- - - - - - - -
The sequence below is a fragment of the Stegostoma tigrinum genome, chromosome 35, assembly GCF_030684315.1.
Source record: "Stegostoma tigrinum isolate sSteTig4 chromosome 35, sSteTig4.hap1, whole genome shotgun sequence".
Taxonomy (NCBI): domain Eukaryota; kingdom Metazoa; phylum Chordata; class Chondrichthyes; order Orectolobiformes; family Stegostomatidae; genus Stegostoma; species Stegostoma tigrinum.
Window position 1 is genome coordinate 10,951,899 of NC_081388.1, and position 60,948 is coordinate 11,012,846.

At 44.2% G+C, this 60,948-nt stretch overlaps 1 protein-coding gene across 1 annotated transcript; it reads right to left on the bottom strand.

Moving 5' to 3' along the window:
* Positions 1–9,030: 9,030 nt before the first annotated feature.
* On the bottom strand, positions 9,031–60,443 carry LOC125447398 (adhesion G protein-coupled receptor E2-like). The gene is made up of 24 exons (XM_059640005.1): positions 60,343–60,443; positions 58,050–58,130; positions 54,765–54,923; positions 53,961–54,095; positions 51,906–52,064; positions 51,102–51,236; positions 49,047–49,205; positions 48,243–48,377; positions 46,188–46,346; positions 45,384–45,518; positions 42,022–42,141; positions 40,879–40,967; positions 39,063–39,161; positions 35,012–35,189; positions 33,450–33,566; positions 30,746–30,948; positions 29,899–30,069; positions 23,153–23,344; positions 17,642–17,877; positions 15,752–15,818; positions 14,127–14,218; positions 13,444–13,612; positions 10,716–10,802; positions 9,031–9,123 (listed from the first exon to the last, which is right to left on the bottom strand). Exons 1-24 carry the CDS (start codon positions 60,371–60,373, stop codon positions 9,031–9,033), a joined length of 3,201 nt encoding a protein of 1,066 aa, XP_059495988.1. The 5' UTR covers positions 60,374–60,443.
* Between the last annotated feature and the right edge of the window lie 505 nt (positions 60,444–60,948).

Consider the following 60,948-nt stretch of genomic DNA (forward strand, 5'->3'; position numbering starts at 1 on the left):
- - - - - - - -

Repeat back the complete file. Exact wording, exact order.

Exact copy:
The sequence below is a fragment of the Stegostoma tigrinum genome, chromosome 35, assembly GCF_030684315.1.
Source record: "Stegostoma tigrinum isolate sSteTig4 chromosome 35, sSteTig4.hap1, whole genome shotgun sequence".
Taxonomy (NCBI): domain Eukaryota; kingdom Metazoa; phylum Chordata; class Chondrichthyes; order Orectolobiformes; family Stegostomatidae; genus Stegostoma; species Stegostoma tigrinum.
Window position 1 is genome coordinate 10,951,899 of NC_081388.1, and position 60,948 is coordinate 11,012,846.

At 44.2% G+C, this 60,948-nt stretch overlaps 1 protein-coding gene across 1 annotated transcript; it reads right to left on the bottom strand.

Moving 5' to 3' along the window:
* Positions 1–9,030: 9,030 nt before the first annotated feature.
* On the bottom strand, positions 9,031–60,443 carry LOC125447398 (adhesion G protein-coupled receptor E2-like). The gene is made up of 24 exons (XM_059640005.1): positions 60,343–60,443; positions 58,050–58,130; positions 54,765–54,923; positions 53,961–54,095; positions 51,906–52,064; positions 51,102–51,236; positions 49,047–49,205; positions 48,243–48,377; positions 46,188–46,346; positions 45,384–45,518; positions 42,022–42,141; positions 40,879–40,967; positions 39,063–39,161; positions 35,012–35,189; positions 33,450–33,566; positions 30,746–30,948; positions 29,899–30,069; positions 23,153–23,344; positions 17,642–17,877; positions 15,752–15,818; positions 14,127–14,218; positions 13,444–13,612; positions 10,716–10,802; positions 9,031–9,123 (listed from the first exon to the last, which is right to left on the bottom strand). Exons 1-24 carry the CDS (start codon positions 60,371–60,373, stop codon positions 9,031–9,033), a joined length of 3,201 nt encoding a protein of 1,066 aa, XP_059495988.1. The 5' UTR covers positions 60,374–60,443.
* Between the last annotated feature and the right edge of the window lie 505 nt (positions 60,444–60,948).

Consider the following 60,948-nt stretch of genomic DNA (forward strand, 5'->3'; position numbering starts at 1 on the left):